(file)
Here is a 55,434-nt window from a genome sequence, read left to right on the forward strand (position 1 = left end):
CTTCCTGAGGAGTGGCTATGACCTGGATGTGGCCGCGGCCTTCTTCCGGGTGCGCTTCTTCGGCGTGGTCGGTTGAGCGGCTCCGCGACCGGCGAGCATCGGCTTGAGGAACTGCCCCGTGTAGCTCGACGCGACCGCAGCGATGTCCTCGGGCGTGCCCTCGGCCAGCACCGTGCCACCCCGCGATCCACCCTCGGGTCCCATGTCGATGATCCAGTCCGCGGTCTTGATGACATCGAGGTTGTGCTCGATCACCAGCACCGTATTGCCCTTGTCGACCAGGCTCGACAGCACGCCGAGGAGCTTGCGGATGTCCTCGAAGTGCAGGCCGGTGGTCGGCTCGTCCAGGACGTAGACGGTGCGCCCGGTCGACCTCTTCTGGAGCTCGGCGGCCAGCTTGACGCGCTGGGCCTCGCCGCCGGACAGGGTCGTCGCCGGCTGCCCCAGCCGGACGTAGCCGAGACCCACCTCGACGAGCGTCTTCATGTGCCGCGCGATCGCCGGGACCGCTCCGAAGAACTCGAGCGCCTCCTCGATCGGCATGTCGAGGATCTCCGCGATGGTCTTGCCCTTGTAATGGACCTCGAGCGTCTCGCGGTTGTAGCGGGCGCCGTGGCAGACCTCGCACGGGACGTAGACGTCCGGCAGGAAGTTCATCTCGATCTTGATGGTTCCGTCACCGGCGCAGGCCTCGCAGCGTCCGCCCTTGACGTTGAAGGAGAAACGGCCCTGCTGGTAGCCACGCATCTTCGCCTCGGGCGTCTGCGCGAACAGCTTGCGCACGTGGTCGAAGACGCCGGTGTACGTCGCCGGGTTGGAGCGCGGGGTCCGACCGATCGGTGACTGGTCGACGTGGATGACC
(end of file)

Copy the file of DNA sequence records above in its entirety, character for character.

Here is a 55,434-nt window from a genome sequence, read left to right on the forward strand (position 1 = left end):
CTTCCTGAGGAGTGGCTATGACCTGGATGTGGCCGCGGCCTTCTTCCGGGTGCGCTTCTTCGGCGTGGTCGGTTGAGCGGCTCCGCGACCGGCGAGCATCGGCTTGAGGAACTGCCCCGTGTAGCTCGACGCGACCGCAGCGATGTCCTCGGGCGTGCCCTCGGCCAGCACCGTGCCACCCCGCGATCCACCCTCGGGTCCCATGTCGATGATCCAGTCCGCGGTCTTGATGACATCGAGGTTGTGCTCGATCACCAGCACCGTATTGCCCTTGTCGACCAGGCTCGACAGCACGCCGAGGAGCTTGCGGATGTCCTCGAAGTGCAGGCCGGTGGTCGGCTCGTCCAGGACGTAGACGGTGCGCCCGGTCGACCTCTTCTGGAGCTCGGCGGCCAGCTTGACGCGCTGGGCCTCGCCGCCGGACAGGGTCGTCGCCGGCTGCCCCAGCCGGACGTAGCCGAGACCCACCTCGACGAGCGTCTTCATGTGCCGCGCGATCGCCGGGACCGCTCCGAAGAACTCGAGCGCCTCCTCGATCGGCATGTCGAGGATCTCCGCGATGGTCTTGCCCTTGTAATGGACCTCGAGCGTCTCGCGGTTGTAGCGGGCGCCGTGGCAGACCTCGCACGGGACGTAGACGTCCGGCAGGAAGTTCATCTCGATCTTGATGGTTCCGTCACCGGCGCAGGCCTCGCAGCGTCCGCCCTTGACGTTGAAGGAGAAACGGCCCTGCTGGTAGCCACGCATCTTCGCCTCGGGCGTCTGCGCGAACAGCTTGCGCACGTGGTCGAAGACGCCGGTGTACGTCGCCGGGTTGGAGCGCGGGGTCCGACCGATCGGTGACTGGTCGACGTGGATGACC